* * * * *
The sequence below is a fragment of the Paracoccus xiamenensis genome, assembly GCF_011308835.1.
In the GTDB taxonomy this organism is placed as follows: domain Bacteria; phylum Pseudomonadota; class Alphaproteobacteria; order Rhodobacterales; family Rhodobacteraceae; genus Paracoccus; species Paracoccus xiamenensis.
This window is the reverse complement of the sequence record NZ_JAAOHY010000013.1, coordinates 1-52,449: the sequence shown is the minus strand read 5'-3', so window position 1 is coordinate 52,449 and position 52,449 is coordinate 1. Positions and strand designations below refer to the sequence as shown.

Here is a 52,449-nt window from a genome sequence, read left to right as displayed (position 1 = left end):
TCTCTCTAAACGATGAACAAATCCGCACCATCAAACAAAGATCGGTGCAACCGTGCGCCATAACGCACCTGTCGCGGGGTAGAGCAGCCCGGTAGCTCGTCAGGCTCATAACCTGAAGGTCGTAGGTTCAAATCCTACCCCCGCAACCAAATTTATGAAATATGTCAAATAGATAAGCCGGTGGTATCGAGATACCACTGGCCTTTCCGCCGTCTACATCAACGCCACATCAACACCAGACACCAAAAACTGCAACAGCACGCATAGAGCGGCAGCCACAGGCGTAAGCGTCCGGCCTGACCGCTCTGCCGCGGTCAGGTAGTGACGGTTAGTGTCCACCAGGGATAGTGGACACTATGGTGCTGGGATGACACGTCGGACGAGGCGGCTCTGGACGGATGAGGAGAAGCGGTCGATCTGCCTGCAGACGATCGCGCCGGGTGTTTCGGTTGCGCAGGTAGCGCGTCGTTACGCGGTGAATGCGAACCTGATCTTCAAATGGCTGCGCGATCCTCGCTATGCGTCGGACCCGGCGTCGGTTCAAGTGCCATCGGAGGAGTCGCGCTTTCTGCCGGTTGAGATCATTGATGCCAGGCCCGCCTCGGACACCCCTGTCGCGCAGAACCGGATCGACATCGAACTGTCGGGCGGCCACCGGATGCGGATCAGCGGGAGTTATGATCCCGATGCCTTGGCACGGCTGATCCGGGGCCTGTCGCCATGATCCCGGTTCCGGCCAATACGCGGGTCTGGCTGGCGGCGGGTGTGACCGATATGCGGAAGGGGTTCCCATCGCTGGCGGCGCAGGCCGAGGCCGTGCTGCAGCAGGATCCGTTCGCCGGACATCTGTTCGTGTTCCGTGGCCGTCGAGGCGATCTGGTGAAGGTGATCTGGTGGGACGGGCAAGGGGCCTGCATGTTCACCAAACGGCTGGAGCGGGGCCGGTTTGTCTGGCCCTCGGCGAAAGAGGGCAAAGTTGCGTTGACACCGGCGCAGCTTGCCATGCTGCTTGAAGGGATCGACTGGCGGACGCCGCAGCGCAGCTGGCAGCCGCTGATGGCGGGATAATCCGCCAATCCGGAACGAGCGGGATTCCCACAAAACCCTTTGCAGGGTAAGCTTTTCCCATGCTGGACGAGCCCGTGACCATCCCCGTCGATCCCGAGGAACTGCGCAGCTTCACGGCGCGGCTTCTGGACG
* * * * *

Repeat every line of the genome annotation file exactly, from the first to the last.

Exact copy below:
The sequence below is a fragment of the Paracoccus xiamenensis genome, assembly GCF_011308835.1.
In the GTDB taxonomy this organism is placed as follows: domain Bacteria; phylum Pseudomonadota; class Alphaproteobacteria; order Rhodobacterales; family Rhodobacteraceae; genus Paracoccus; species Paracoccus xiamenensis.
This window is the reverse complement of the sequence record NZ_JAAOHY010000013.1, coordinates 1-52,449: the sequence shown is the minus strand read 5'-3', so window position 1 is coordinate 52,449 and position 52,449 is coordinate 1. Positions and strand designations below refer to the sequence as shown.

Here is a 52,449-nt window from a genome sequence, read left to right as displayed (position 1 = left end):
TCTCTCTAAACGATGAACAAATCCGCACCATCAAACAAAGATCGGTGCAACCGTGCGCCATAACGCACCTGTCGCGGGGTAGAGCAGCCCGGTAGCTCGTCAGGCTCATAACCTGAAGGTCGTAGGTTCAAATCCTACCCCCGCAACCAAATTTATGAAATATGTCAAATAGATAAGCCGGTGGTATCGAGATACCACTGGCCTTTCCGCCGTCTACATCAACGCCACATCAACACCAGACACCAAAAACTGCAACAGCACGCATAGAGCGGCAGCCACAGGCGTAAGCGTCCGGCCTGACCGCTCTGCCGCGGTCAGGTAGTGACGGTTAGTGTCCACCAGGGATAGTGGACACTATGGTGCTGGGATGACACGTCGGACGAGGCGGCTCTGGACGGATGAGGAGAAGCGGTCGATCTGCCTGCAGACGATCGCGCCGGGTGTTTCGGTTGCGCAGGTAGCGCGTCGTTACGCGGTGAATGCGAACCTGATCTTCAAATGGCTGCGCGATCCTCGCTATGCGTCGGACCCGGCGTCGGTTCAAGTGCCATCGGAGGAGTCGCGCTTTCTGCCGGTTGAGATCATTGATGCCAGGCCCGCCTCGGACACCCCTGTCGCGCAGAACCGGATCGACATCGAACTGTCGGGCGGCCACCGGATGCGGATCAGCGGGAGTTATGATCCCGATGCCTTGGCACGGCTGATCCGGGGCCTGTCGCCATGATCCCGGTTCCGGCCAATACGCGGGTCTGGCTGGCGGCGGGTGTGACCGATATGCGGAAGGGGTTCCCATCGCTGGCGGCGCAGGCCGAGGCCGTGCTGCAGCAGGATCCGTTCGCCGGACATCTGTTCGTGTTCCGTGGCCGTCGAGGCGATCTGGTGAAGGTGATCTGGTGGGACGGGCAAGGGGCCTGCATGTTCACCAAACGGCTGGAGCGGGGCCGGTTTGTCTGGCCCTCGGCGAAAGAGGGCAAAGTTGCGTTGACACCGGCGCAGCTTGCCATGCTGCTTGAAGGGATCGACTGGCGGACGCCGCAGCGCAGCTGGCAGCCGCTGATGGCGGGATAATCCGCCAATCCGGAACGAGCGGGATTCCCACAAAACCCTTTGCAGGGTAAGCTTTTCCCATGCTGGACGAGCCCGTGACCATCCCCGTCGATCCCGAGGAACTGCGCAGCTTCACGGCGCGGCTTCTGGACG